An engineered 800 kilobase deletion of Uchl3 and Lmo7 on mouse chromosome 14 causes defects in viability, postnatal growth and degeneration of muscle and retina

Ekaterina Semenova, Xiao Fei Wang, Monica M. Jablonski, John Levorse, Shirley M. Tilghman

Research output: Contribution to journalArticle

48 Scopus citations

Abstract

The Acrg minimal region is a 1.5-1.7Mb domain defined by genetic complementation among deletions generated around Ednrb on chromosome 14 in mice. Mice homozygous for one of the deletions, Ednrbs-1Acrg, exhibit embryonic lethality with defects associated with mesoderm development. We predicted that the region contains a single cluster of four genes that encode a TBC domain-containing protein (KIAA0603), a novel protein AK000009, the ubiquitin C-terminal hydrolase L3 (UCHL3) and an F-box/PDZ/LIM domain protein LMO7. A targeted internal deletion of Uchl3 (Uchl3Δ3-7) produced viable mice, eliminating this gene as a candidate for the embryonic lethality. To dissect the Acrg minimal region further, we utilized Cre-loxP-mediated chromosome engineering to generate a targeted 800 kb deletion (Lmo7Δ800) that removes the distal portion of the region. The deletion includes Uchl3, Lmo7 and an additional 500 kb downstream of the 3′ end of Lmo7 where no genes are thought to reside. We found that ∼40% of mice homozygous for this deletion die between birth and weaning, and are severely runted. The remaining homozygotes are viable, thus ruling out Lmo7 as a single gene candidate for the Ednrbs-1Acrg embryonic lethality. Both Uchl3Δ3-7 and Lmo7Δ800 mutants displayed retinal degeneration, muscular degeneration and growth retardation, but the severity of the muscular degeneration and growth retardation were enhanced in Lmo7Δ800 homozygotes. We suggest that the increase in severity may reflect an interaction between Uchl3 and Lmo7 in the ubiquitin-mediated protein degradation pathway.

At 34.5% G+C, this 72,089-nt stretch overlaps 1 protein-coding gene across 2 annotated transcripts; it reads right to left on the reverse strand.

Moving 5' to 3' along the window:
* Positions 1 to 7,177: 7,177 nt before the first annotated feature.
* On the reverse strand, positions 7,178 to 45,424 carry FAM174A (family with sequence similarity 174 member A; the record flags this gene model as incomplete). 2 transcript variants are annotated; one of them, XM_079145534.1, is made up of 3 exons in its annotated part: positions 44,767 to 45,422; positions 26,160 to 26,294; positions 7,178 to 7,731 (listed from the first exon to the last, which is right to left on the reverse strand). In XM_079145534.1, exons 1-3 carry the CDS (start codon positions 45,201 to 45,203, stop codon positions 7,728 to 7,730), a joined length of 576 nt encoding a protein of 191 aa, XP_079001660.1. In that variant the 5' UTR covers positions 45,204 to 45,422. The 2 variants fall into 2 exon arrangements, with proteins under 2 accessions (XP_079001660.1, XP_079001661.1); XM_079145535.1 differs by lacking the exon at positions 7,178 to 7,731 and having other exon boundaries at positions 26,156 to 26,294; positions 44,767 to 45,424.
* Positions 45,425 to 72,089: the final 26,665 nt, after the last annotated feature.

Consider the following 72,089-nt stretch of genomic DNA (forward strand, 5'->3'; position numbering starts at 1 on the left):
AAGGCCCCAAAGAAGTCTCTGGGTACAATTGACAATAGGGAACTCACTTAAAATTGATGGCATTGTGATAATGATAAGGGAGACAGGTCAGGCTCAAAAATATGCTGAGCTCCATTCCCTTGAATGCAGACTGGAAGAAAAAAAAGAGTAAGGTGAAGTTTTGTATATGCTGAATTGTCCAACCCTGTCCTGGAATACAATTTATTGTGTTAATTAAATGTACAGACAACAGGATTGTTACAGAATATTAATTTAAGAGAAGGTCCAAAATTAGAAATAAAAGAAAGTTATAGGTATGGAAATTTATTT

Original languageEnglish (US)
Pages (from-to)1301-1312
Number of pages12
JournalHuman molecular genetics
Volume12
Issue number11
DOIs
StatePublished - Jun 1 2003

All Science Journal Classification (ASJC) codes

  • Molecular Biology
  • Genetics
  • Genetics(clinical)

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